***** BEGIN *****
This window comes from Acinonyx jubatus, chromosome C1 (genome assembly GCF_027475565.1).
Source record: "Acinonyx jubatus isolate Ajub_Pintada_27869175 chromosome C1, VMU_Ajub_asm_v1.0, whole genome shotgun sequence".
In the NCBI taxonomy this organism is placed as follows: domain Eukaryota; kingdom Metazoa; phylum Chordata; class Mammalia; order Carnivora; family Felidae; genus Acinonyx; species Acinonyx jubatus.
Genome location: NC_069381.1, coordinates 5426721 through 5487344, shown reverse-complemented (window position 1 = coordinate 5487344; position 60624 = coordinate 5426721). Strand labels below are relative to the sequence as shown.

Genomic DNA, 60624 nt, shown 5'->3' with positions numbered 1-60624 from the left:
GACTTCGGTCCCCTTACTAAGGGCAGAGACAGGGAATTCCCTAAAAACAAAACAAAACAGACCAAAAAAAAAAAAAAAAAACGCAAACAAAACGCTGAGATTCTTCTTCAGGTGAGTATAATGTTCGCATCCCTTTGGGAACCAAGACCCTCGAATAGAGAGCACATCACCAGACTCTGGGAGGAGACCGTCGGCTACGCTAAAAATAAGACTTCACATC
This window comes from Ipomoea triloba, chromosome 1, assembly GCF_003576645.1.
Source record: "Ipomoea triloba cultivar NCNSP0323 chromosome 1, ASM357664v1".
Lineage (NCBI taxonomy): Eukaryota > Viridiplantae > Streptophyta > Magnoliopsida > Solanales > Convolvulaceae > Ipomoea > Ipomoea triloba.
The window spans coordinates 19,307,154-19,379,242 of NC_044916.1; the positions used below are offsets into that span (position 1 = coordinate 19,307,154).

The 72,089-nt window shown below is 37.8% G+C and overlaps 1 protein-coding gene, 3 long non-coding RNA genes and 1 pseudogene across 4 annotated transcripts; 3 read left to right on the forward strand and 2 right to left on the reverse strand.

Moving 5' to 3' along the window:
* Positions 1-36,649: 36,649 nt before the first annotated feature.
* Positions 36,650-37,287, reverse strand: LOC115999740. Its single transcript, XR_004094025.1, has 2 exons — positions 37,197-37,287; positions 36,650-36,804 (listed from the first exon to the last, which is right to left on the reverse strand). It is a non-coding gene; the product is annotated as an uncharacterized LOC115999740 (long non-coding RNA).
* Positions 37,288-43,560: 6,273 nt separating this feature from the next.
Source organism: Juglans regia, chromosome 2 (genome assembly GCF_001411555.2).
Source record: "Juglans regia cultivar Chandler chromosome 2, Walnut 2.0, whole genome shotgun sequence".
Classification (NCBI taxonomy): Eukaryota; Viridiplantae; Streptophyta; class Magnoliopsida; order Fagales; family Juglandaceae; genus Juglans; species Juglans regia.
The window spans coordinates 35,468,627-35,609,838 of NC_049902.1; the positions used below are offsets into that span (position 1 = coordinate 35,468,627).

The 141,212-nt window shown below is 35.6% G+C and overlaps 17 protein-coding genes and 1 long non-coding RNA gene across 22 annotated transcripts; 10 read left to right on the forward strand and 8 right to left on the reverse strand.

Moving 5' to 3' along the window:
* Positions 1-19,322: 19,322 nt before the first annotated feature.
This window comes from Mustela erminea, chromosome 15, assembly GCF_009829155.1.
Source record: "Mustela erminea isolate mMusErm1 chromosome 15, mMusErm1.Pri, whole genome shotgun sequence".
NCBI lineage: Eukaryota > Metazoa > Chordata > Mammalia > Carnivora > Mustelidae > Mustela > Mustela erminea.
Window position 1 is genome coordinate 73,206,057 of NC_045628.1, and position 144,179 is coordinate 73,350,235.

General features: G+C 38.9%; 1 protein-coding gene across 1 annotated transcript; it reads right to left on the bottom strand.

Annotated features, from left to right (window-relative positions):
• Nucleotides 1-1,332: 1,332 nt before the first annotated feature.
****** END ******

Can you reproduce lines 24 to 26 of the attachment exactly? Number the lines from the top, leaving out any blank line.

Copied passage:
Source record: "Mustela erminea isolate mMusErm1 chromosome 15, mMusErm1.Pri, whole genome shotgun sequence".
NCBI lineage: Eukaryota > Metazoa > Chordata > Mammalia > Carnivora > Mustelidae > Mustela > Mustela erminea.
Window position 1 is genome coordinate 73,206,057 of NC_045628.1, and position 144,179 is coordinate 73,350,235.